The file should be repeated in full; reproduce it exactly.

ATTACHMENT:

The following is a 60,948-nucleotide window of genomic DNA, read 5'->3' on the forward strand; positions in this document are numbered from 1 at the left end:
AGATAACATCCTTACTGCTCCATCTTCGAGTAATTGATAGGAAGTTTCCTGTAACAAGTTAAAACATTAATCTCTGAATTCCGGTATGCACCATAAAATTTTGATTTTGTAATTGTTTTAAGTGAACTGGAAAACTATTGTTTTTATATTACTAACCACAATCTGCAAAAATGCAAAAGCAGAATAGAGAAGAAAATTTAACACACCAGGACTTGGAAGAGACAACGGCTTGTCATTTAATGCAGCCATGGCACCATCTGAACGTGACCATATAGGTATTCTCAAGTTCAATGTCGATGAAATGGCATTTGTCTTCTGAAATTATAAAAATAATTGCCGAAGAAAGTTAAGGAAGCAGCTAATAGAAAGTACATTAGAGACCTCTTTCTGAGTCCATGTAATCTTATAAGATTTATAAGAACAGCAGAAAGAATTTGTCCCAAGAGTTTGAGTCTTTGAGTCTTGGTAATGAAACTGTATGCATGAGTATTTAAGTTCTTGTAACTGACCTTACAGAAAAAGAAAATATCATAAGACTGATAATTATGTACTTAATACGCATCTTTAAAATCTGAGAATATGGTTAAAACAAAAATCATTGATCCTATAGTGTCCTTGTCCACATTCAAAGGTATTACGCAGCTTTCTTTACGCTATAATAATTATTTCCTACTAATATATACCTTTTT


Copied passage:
The following is a 60,948-nucleotide window of genomic DNA, read 5'->3' on the forward strand; positions in this document are numbered from 1 at the left end:
AGATAACATCCTTACTGCTCCATCTTCGAGTAATTGATAGGAAGTTTCCTGTAACAAGTTAAAACATTAATCTCTGAATTCCGGTATGCACCATAAAATTTTGATTTTGTAATTGTTTTAAGTGAACTGGAAAACTATTGTTTTTATATTACTAACCACAATCTGCAAAAATGCAAAAGCAGAATAGAGAAGAAAATTTAACACACCAGGACTTGGAAGAGACAACGGCTTGTCATTTAATGCAGCCATGGCACCATCTGAACGTGACCATATAGGTATTCTCAAGTTCAATGTCGATGAAATGGCATTTGTCTTCTGAAATTATAAAAATAATTGCCGAAGAAAGTTAAGGAAGCAGCTAATAGAAAGTACATTAGAGACCTCTTTCTGAGTCCATGTAATCTTATAAGATTTATAAGAACAGCAGAAAGAATTTGTCCCAAGAGTTTGAGTCTTTGAGTCTTGGTAATGAAACTGTATGCATGAGTATTTAAGTTCTTGTAACTGACCTTACAGAAAAAGAAAATATCATAAGACTGATAATTATGTACTTAATACGCATCTTTAAAATCTGAGAATATGGTTAAAACAAAAATCATTGATCCTATAGTGTCCTTGTCCACATTCAAAGGTATTACGCAGCTTTCTTTACGCTATAATAATTATTTCCTACTAATATATACCTTTTT